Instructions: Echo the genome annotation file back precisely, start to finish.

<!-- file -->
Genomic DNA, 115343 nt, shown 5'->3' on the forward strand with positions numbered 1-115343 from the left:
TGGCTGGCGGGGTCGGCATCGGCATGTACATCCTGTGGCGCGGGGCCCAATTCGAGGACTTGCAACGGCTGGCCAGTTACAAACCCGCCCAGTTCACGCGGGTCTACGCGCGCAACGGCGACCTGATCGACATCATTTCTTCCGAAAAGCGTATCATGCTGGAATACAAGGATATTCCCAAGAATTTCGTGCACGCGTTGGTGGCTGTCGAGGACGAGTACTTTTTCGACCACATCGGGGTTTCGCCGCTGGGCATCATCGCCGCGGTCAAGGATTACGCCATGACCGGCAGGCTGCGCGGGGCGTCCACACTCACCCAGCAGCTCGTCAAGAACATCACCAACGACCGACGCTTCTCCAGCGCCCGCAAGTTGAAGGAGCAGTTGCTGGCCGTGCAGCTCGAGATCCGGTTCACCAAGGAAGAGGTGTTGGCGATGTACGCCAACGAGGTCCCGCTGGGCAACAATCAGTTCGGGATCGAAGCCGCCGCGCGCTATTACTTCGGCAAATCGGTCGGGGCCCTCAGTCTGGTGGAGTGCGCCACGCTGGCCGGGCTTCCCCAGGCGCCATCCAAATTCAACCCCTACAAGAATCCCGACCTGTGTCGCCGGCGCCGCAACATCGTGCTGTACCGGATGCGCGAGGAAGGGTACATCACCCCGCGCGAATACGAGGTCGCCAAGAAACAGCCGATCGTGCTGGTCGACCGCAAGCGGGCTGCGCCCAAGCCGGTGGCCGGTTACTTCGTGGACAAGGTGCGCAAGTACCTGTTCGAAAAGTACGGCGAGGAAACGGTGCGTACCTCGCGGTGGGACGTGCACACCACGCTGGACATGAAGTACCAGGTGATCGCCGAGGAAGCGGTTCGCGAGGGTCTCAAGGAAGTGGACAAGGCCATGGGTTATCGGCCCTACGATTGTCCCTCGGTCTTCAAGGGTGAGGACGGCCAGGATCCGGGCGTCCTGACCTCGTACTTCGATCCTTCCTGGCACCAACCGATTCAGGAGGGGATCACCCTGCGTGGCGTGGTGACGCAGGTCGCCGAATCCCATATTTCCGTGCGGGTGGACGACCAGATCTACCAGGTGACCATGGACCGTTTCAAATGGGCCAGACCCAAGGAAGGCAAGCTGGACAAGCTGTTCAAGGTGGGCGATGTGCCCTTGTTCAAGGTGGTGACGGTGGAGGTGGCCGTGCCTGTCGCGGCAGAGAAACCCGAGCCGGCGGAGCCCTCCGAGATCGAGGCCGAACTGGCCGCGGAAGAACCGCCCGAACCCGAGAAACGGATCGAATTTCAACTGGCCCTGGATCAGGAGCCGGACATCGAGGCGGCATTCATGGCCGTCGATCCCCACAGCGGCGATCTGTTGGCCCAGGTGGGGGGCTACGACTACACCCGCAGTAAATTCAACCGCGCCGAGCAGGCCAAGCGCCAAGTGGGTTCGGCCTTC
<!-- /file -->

Genomic DNA, 115343 nt, shown 5'->3' on the forward strand with positions numbered 1-115343 from the left:
TGGCTGGCGGGGTCGGCATCGGCATGTACATCCTGTGGCGCGGGGCCCAATTCGAGGACTTGCAACGGCTGGCCAGTTACAAACCCGCCCAGTTCACGCGGGTCTACGCGCGCAACGGCGACCTGATCGACATCATTTCTTCCGAAAAGCGTATCATGCTGGAATACAAGGATATTCCCAAGAATTTCGTGCACGCGTTGGTGGCTGTCGAGGACGAGTACTTTTTCGACCACATCGGGGTTTCGCCGCTGGGCATCATCGCCGCGGTCAAGGATTACGCCATGACCGGCAGGCTGCGCGGGGCGTCCACACTCACCCAGCAGCTCGTCAAGAACATCACCAACGACCGACGCTTCTCCAGCGCCCGCAAGTTGAAGGAGCAGTTGCTGGCCGTGCAGCTCGAGATCCGGTTCACCAAGGAAGAGGTGTTGGCGATGTACGCCAACGAGGTCCCGCTGGGCAACAATCAGTTCGGGATCGAAGCCGCCGCGCGCTATTACTTCGGCAAATCGGTCGGGGCCCTCAGTCTGGTGGAGTGCGCCACGCTGGCCGGGCTTCCCCAGGCGCCATCCAAATTCAACCCCTACAAGAATCCCGACCTGTGTCGCCGGCGCCGCAACATCGTGCTGTACCGGATGCGCGAGGAAGGGTACATCACCCCGCGCGAATACGAGGTCGCCAAGAAACAGCCGATCGTGCTGGTCGACCGCAAGCGGGCTGCGCCCAAGCCGGTGGCCGGTTACTTCGTGGACAAGGTGCGCAAGTACCTGTTCGAAAAGTACGGCGAGGAAACGGTGCGTACCTCGCGGTGGGACGTGCACACCACGCTGGACATGAAGTACCAGGTGATCGCCGAGGAAGCGGTTCGCGAGGGTCTCAAGGAAGTGGACAAGGCCATGGGTTATCGGCCCTACGATTGTCCCTCGGTCTTCAAGGGTGAGGACGGCCAGGATCCGGGCGTCCTGACCTCGTACTTCGATCCTTCCTGGCACCAACCGATTCAGGAGGGGATCACCCTGCGTGGCGTGGTGACGCAGGTCGCCGAATCCCATATTTCCGTGCGGGTGGACGACCAGATCTACCAGGTGACCATGGACCGTTTCAAATGGGCCAGACCCAAGGAAGGCAAGCTGGACAAGCTGTTCAAGGTGGGCGATGTGCCCTTGTTCAAGGTGGTGACGGTGGAGGTGGCCGTGCCTGTCGCGGCAGAGAAACCCGAGCCGGCGGAGCCCTCCGAGATCGAGGCCGAACTGGCCGCGGAAGAACCGCCCGAACCCGAGAAACGGATCGAATTTCAACTGGCCCTGGATCAGGAGCCGGACATCGAGGCGGCATTCATGGCCGTCGATCCCCACAGCGGCGATCTGTTGGCCCAGGTGGGGGGCTACGACTACACCCGCAGTAAATTCAACCGCGCCGAGCAGGCCAAGCGCCAAGTGGGTTCGGCCTTC